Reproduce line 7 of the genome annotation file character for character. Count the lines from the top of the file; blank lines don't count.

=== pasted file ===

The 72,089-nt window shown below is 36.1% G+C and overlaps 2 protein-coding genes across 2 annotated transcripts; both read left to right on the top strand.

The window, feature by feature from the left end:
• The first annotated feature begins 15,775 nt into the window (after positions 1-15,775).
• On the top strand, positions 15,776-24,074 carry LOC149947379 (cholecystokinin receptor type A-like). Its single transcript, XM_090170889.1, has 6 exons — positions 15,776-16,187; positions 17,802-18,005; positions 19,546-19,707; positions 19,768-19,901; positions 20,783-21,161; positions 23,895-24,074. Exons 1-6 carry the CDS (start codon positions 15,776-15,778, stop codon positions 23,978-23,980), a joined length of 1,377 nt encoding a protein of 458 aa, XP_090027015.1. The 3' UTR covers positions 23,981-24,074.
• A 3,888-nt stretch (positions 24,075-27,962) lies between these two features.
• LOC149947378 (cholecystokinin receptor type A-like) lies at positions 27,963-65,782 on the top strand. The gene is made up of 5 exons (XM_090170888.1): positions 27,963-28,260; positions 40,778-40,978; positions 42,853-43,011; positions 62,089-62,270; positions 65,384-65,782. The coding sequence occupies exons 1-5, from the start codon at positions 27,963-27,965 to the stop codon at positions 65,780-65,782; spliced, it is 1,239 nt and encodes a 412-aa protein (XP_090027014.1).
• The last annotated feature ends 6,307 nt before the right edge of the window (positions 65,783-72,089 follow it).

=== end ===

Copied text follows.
• The last annotated feature ends 6,307 nt before the right edge of the window (positions 65,783-72,089 follow it).